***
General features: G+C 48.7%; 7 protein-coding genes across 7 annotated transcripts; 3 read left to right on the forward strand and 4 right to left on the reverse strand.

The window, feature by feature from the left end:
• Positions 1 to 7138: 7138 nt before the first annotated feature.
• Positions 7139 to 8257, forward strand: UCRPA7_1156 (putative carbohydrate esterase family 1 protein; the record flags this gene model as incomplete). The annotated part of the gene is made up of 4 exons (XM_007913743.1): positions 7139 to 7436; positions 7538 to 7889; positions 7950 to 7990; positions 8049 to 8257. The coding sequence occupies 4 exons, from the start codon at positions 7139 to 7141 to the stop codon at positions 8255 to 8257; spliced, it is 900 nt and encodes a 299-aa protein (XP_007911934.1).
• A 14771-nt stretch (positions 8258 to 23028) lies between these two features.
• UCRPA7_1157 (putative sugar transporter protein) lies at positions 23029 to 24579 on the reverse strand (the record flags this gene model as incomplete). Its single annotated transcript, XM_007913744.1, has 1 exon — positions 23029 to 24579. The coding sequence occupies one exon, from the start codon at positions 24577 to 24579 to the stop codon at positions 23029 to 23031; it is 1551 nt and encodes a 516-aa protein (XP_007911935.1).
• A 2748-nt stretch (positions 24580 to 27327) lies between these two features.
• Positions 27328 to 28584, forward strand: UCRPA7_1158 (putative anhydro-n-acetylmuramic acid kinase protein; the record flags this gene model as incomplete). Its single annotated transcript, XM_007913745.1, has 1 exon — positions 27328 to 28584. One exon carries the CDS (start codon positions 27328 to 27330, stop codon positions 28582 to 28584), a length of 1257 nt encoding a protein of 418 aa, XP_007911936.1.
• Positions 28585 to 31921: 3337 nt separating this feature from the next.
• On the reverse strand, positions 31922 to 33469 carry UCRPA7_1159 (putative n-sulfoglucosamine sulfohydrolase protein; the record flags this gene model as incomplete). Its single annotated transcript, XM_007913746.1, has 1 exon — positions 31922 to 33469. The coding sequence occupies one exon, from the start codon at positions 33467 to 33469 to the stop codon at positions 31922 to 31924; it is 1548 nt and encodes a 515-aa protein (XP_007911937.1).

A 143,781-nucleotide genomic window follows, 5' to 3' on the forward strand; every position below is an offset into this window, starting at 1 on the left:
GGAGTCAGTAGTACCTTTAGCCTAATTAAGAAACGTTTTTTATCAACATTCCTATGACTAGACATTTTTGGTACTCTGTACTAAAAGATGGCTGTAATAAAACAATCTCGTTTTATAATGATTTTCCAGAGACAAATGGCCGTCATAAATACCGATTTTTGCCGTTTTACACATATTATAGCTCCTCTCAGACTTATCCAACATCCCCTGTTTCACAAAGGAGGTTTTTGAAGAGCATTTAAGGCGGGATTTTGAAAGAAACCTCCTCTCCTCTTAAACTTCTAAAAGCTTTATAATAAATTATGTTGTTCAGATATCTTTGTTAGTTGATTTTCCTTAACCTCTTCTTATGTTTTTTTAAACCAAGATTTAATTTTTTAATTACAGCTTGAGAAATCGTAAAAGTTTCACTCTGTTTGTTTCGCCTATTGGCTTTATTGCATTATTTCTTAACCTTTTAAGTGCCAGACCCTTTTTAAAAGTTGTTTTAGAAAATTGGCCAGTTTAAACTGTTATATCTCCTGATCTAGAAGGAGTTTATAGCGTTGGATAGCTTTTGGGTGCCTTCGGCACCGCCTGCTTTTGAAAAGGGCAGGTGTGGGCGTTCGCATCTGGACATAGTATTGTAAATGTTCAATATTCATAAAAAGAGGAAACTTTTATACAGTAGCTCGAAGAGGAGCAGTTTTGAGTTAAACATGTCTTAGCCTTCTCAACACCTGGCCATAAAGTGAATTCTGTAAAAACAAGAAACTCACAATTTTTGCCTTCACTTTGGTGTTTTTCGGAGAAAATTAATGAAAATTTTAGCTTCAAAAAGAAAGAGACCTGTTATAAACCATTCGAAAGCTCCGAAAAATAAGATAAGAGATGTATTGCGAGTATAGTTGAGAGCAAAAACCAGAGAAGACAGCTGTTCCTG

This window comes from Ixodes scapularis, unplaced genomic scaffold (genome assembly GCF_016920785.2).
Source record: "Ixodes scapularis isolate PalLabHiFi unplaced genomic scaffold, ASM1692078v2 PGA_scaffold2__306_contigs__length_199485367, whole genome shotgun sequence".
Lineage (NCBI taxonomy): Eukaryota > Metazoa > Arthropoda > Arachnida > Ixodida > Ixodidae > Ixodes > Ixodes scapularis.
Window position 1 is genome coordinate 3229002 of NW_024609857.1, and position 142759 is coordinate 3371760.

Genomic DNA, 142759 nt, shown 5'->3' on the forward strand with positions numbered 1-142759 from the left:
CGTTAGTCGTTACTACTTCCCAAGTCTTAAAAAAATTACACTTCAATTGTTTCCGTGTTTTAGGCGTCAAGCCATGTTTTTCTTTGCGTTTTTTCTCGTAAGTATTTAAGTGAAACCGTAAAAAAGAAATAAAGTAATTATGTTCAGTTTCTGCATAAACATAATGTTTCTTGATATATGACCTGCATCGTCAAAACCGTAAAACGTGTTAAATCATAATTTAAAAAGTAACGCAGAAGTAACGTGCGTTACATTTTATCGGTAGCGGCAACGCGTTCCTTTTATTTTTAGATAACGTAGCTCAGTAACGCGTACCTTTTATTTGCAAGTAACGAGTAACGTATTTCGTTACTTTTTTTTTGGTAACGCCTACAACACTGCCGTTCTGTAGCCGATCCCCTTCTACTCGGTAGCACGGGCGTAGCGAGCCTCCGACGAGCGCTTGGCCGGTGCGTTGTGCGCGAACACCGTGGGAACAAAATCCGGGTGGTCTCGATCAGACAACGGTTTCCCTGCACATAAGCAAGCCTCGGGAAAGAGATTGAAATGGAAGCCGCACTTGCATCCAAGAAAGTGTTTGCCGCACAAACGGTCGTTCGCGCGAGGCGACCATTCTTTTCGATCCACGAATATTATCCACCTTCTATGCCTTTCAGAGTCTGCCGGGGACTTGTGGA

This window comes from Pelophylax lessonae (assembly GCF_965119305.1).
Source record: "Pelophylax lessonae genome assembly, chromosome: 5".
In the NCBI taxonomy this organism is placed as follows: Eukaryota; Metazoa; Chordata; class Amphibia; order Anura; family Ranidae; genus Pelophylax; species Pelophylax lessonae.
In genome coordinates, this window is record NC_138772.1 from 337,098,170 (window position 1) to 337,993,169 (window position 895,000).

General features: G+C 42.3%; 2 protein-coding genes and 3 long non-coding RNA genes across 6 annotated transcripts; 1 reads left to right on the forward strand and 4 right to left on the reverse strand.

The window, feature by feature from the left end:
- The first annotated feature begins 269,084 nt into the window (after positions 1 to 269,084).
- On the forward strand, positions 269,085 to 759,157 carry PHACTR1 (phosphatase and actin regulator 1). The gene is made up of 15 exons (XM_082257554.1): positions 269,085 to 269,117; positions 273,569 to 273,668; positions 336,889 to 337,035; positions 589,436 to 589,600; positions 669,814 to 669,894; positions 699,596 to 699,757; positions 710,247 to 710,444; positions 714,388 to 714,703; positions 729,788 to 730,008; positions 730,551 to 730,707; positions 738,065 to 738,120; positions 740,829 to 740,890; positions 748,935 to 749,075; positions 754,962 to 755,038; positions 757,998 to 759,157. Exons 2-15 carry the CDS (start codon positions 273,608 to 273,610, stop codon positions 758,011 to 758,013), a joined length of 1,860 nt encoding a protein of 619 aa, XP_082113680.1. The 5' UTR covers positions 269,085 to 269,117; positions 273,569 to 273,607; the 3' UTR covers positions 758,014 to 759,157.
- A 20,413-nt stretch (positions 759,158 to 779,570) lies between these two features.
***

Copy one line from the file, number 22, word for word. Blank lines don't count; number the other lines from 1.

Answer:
In genome coordinates, this window is record NC_138772.1 from 337,098,170 (window position 1) to 337,993,169 (window position 895,000).